Malaysia's anti-graft commission 'can't reveal' identity of PM Najib's S$850 million donor

In this file picture taken on Aug 29, protestors hold placards demanding Prime Minister Najib Razak's resignation during an anti-government rally in Kuala Lumpur.
In this file picture taken on Aug 29, protestors hold placards demanding Prime Minister Najib Razak's resignation during an anti-government rally in Kuala Lumpur.PHOTO: AFP

PETALING JAYA (THE STAR/ASIA NEWS NETWORK) - The Malaysian Anti-Corruption Commission (MACC) has said it will not reveal details about the identity of the donor of the RM2.6 billion (S$850 million) that was deposited into the personal bank account of Prime Minister Najib Razak because it is prevented from doing so under the law.

"MACC has no problem revealing details of the investigation if it does not go against the law," said its director of special operations Bahri Mohamad Zin in a statement.

But he said existing provisions under the law prevented MACC from doing so.

Datuk Bahri said that under the MACC Act, the commission was prevented from revealing detailed information on a case to the public.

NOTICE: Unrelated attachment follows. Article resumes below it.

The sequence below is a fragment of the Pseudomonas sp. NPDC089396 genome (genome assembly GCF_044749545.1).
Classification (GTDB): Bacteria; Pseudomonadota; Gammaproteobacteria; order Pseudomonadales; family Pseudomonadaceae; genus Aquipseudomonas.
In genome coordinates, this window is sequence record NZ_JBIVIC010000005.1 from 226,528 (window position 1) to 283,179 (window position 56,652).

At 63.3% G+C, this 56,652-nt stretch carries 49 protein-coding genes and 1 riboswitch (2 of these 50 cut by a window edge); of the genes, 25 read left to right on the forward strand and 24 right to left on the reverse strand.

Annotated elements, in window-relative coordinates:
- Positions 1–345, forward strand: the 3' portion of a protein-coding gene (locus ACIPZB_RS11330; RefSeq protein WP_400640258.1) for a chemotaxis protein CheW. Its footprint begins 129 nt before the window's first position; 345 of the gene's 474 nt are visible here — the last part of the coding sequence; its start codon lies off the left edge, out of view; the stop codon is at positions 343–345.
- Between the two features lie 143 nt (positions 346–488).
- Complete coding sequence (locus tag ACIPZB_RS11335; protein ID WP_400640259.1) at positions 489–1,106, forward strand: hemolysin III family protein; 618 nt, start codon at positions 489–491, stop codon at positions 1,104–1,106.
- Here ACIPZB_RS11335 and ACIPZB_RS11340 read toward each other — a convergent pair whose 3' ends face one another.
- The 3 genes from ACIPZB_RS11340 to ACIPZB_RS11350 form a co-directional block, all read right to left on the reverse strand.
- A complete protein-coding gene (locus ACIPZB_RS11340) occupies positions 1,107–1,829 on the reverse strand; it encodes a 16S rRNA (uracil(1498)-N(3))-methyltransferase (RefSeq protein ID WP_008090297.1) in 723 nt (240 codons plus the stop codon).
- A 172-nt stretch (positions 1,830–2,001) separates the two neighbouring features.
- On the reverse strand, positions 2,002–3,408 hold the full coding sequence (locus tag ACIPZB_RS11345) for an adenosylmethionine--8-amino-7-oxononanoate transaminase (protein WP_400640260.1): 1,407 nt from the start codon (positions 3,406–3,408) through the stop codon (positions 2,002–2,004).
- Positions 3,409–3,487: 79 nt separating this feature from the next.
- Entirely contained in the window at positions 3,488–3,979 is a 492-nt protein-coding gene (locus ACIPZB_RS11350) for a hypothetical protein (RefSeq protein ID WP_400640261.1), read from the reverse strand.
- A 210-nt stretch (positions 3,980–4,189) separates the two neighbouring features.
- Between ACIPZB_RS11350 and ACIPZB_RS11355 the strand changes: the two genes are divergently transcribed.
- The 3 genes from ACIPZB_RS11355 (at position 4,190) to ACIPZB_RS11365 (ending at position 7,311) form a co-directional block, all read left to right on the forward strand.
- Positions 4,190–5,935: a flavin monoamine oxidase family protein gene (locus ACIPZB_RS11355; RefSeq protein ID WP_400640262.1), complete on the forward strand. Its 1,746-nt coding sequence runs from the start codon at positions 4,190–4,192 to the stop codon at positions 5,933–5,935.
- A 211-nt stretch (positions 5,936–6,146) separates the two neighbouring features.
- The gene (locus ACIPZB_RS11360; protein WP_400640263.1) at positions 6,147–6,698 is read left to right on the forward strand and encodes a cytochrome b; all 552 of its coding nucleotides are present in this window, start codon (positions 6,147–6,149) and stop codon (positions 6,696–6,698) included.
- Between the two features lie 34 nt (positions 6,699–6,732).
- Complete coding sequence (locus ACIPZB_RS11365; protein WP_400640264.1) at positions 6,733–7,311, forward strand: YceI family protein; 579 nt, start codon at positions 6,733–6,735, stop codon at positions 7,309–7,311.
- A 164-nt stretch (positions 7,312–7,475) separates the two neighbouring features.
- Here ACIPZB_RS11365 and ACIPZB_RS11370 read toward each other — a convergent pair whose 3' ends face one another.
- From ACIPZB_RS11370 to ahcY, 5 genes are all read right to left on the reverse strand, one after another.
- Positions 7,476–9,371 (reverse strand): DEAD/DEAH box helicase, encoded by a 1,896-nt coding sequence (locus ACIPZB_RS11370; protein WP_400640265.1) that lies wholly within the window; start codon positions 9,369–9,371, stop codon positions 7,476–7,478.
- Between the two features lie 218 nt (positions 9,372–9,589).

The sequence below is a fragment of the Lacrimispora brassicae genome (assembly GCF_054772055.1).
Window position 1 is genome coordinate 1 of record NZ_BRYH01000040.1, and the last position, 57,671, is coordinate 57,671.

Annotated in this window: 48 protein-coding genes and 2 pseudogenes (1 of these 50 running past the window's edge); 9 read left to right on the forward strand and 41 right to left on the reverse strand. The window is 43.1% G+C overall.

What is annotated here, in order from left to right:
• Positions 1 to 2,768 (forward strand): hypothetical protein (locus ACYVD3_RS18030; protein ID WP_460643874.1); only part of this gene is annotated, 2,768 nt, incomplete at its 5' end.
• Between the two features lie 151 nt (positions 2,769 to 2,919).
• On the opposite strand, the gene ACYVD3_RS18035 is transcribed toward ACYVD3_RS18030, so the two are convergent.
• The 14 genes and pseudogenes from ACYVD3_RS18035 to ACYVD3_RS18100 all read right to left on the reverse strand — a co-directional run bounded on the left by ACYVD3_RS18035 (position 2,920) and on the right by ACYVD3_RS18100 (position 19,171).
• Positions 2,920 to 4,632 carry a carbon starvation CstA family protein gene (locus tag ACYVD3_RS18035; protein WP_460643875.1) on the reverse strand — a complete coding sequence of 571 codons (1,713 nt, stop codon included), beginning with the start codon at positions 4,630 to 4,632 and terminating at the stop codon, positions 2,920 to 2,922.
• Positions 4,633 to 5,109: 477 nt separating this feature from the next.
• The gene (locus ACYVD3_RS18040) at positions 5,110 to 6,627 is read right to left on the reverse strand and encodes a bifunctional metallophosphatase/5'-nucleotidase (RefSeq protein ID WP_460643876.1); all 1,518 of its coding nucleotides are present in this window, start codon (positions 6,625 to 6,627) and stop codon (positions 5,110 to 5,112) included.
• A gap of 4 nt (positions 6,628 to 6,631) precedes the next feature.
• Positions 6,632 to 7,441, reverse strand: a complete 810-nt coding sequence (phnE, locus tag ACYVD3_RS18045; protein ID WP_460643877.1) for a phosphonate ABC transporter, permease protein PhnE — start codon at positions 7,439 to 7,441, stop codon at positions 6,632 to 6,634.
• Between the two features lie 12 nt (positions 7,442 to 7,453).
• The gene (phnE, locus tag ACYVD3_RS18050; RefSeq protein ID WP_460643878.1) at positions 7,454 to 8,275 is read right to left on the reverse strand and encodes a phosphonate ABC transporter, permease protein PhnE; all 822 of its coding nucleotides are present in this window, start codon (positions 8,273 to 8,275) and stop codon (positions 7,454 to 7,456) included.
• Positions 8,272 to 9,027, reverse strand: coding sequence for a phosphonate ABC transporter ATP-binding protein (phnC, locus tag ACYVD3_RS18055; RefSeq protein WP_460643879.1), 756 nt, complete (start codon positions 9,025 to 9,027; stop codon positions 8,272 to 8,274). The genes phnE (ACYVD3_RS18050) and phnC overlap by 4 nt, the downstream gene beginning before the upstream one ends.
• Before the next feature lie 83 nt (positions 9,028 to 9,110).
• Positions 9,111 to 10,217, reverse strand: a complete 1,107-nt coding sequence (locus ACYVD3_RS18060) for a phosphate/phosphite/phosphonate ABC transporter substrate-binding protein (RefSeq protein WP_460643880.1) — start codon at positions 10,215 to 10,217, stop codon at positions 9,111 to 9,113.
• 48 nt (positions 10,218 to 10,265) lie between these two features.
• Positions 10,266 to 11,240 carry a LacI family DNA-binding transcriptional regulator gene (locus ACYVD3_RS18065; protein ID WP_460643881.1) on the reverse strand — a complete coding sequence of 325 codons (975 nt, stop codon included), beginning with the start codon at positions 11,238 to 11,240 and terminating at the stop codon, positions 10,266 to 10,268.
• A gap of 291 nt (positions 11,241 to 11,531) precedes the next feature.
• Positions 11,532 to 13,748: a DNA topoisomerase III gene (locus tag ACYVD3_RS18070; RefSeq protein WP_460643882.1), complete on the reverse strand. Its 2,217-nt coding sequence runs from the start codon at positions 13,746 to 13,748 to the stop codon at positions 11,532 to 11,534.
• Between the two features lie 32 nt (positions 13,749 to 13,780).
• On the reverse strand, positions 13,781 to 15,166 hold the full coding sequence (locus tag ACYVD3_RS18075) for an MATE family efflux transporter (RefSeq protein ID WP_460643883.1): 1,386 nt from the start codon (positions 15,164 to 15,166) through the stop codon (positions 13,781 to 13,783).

He said that this was also in line with the comments made by former attorney-general, Tan Sri Abu Talib Othman, who posted on his blog on Saturday (Dec 26) that the MACC had no power to give details of its investigations until the matter was brought to court.

The statements were in response to opposition Parti Keadilan Rakyat MP Rafizi Ramli's recent remarks calling for the commission to reveal the identity of the donors.

Mr Bahri said, as a lawmaker, Mr Rafizi should understand the restraints imposed on the commission.

He also said that MACC chief commissioner Tan Sri Abu Kassim Mohamed had ordered investigators to make their recommendations regardless of their findings, which would then be presented to the Attorney-General.

Mr Bahri said the commission believed this was important to ensure that all parties know that MACC had taken every decision professionally and independently.

Datuk Seri Najib has so far resisted calls to step down over allegations of graft at the 1Malaysia Development Berhad (1MDB) state investment fund and the RM2.6 billion funds that were deposited into his personal account.

The Premier, who chairs the 1MDB advisory board, has denied wrongdoing or taking any money for personal gain. He has said that the money was political donation from an unnamed Middle-Eastern contributor, adding that the transactions were above board.

A New Straits Times report on Dec 7 said the anti-graft agency had interviewed the donor of the RM2.6 billion ringgit deposit.